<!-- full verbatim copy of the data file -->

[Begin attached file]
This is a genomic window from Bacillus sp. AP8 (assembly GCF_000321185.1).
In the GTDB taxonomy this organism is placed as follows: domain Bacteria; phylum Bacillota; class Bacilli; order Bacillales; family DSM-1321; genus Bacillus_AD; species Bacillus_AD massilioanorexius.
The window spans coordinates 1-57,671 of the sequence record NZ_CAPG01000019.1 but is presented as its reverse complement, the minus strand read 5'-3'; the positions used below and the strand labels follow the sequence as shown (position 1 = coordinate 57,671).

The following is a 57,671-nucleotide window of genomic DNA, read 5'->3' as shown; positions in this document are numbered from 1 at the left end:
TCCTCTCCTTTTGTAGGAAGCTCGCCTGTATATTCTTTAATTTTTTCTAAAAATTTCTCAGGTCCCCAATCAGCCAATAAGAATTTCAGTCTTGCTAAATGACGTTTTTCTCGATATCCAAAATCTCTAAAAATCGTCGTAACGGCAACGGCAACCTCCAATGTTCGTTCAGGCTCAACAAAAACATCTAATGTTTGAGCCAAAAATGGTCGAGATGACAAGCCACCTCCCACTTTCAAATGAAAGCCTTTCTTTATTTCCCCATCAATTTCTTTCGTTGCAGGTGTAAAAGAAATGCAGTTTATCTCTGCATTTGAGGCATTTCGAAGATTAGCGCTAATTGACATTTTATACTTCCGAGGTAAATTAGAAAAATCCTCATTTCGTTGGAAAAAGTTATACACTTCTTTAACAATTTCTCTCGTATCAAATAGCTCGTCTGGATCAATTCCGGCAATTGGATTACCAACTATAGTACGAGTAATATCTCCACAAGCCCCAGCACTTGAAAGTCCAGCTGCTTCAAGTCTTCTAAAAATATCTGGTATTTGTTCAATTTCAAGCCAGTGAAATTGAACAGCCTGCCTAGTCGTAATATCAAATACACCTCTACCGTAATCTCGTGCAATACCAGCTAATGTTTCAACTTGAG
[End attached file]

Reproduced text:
This is a genomic window from Bacillus sp. AP8 (assembly GCF_000321185.1).
In the GTDB taxonomy this organism is placed as follows: domain Bacteria; phylum Bacillota; class Bacilli; order Bacillales; family DSM-1321; genus Bacillus_AD; species Bacillus_AD massilioanorexius.
The window spans coordinates 1-57,671 of the sequence record NZ_CAPG01000019.1 but is presented as its reverse complement, the minus strand read 5'-3'; the positions used below and the strand labels follow the sequence as shown (position 1 = coordinate 57,671).

The following is a 57,671-nucleotide window of genomic DNA, read 5'->3' as shown; positions in this document are numbered from 1 at the left end:
TCCTCTCCTTTTGTAGGAAGCTCGCCTGTATATTCTTTAATTTTTTCTAAAAATTTCTCAGGTCCCCAATCAGCCAATAAGAATTTCAGTCTTGCTAAATGACGTTTTTCTCGATATCCAAAATCTCTAAAAATCGTCGTAACGGCAACGGCAACCTCCAATGTTCGTTCAGGCTCAACAAAAACATCTAATGTTTGAGCCAAAAATGGTCGAGATGACAAGCCACCTCCCACTTTCAAATGAAAGCCTTTCTTTATTTCCCCATCAATTTCTTTCGTTGCAGGTGTAAAAGAAATGCAGTTTATCTCTGCATTTGAGGCATTTCGAAGATTAGCGCTAATTGACATTTTATACTTCCGAGGTAAATTAGAAAAATCCTCATTTCGTTGGAAAAAGTTATACACTTCTTTAACAATTTCTCTCGTATCAAATAGCTCGTCTGGATCAATTCCGGCAATTGGATTACCAACTATAGTACGAGTAATATCTCCACAAGCCCCAGCACTTGAAAGTCCAGCTGCTTCAAGTCTTCTAAAAATATCTGGTATTTGTTCAATTTCAAGCCAGTGAAATTGAACAGCCTGCCTAGTCGTAATATCAAATACACCTCTACCGTAATCTCGTGCAATACCAGCTAATGTTTCAACTTGAG